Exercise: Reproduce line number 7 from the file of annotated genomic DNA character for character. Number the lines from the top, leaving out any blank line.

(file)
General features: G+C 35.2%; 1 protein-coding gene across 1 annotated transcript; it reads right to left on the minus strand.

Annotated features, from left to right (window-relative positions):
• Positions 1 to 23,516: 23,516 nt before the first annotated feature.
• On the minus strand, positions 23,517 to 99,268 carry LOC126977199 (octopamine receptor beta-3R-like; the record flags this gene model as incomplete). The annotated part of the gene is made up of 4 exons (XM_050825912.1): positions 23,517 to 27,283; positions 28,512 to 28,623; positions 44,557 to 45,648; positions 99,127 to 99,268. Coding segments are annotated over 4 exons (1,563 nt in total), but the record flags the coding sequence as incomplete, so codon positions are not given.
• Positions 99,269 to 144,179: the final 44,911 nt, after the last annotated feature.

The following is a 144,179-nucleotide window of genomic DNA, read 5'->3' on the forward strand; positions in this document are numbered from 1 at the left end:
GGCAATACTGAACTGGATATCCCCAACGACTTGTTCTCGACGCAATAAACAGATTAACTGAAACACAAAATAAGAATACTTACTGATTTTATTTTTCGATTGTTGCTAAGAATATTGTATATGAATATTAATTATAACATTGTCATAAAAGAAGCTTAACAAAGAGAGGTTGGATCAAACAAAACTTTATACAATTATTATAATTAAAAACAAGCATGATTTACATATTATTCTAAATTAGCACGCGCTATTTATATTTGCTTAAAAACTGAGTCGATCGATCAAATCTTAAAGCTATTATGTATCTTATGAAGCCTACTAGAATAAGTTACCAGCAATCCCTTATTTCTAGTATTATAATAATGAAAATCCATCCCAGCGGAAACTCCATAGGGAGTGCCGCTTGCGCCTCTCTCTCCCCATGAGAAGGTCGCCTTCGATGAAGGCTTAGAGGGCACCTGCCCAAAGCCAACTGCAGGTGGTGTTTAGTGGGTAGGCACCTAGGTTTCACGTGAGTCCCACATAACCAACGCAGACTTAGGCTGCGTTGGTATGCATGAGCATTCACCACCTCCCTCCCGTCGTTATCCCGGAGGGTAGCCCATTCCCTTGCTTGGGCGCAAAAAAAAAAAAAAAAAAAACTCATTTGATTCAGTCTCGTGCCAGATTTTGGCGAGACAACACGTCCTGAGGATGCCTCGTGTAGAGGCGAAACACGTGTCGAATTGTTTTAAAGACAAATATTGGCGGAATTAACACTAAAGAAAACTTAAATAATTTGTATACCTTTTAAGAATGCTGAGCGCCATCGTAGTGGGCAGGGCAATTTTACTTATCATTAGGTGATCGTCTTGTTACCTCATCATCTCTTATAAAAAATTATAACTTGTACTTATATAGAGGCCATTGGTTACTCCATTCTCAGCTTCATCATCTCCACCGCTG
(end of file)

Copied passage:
GGCAATACTGAACTGGATATCCCCAACGACTTGTTCTCGACGCAATAAACAGATTAACTGAAACACAAAATAAGAATACTTACTGATTTTATTTTTCGATTGTTGCTAAGAATATTGTATATGAATATTAATTATAACATTGTCATAAAAGAAGCTTAACAAAGAGAGGTTGGATCAAACAAAACTTTATACAATTATTATAATTAAAAACAAGCATGATTTACATATTATTCTAAATTAGCACGCGCTATTTATATTTGCTTAAAAACTGAGTCGATCGATCAAATCTTAAAGCTATTATGTATCTTATGAAGCCTACTAGAATAAGTTACCAGCAATCCCTTATTTCTAGTATTATAATAATGAAAATCCATCCCAGCGGAAACTCCATAGGGAGTGCCGCTTGCGCCTCTCTCTCCCCATGAGAAGGTCGCCTTCGATGAAGGCTTAGAGGGCACCTGCCCAAAGCCAACTGCAGGTGGTGTTTAGTGGGTAGGCACCTAGGTTTCACGTGAGTCCCACATAACCAACGCAGACTTAGGCTGCGTTGGTATGCATGAGCATTCACCACCTCCCTCCCGTCGTTATCCCGGAGGGTAGCCCATTCCCTTGCTTGGGCGCAAAAAAAAAAAAAAAAAAAACTCATTTGATTCAGTCTCGTGCCAGATTTTGGCGAGACAACACGTCCTGAGGATGCCTCGTGTAGAGGCGAAACACGTGTCGAATTGTTTTAAAGACAAATATTGGCGGAATTAACACTAAAGAAAACTTAAATAATTTGTATACCTTTTAAGAATGCTGAGCGCCATCGTAGTGGGCAGGGCAATTTTACTTATCATTAGGTGATCGTCTTGTTACCTCATCATCTCTTATAAAAAATTATAACTTGTACTTATATAGAGGCCATTGGTTACTCCATTCTCAGCTTCATCATCTCCACCGCTG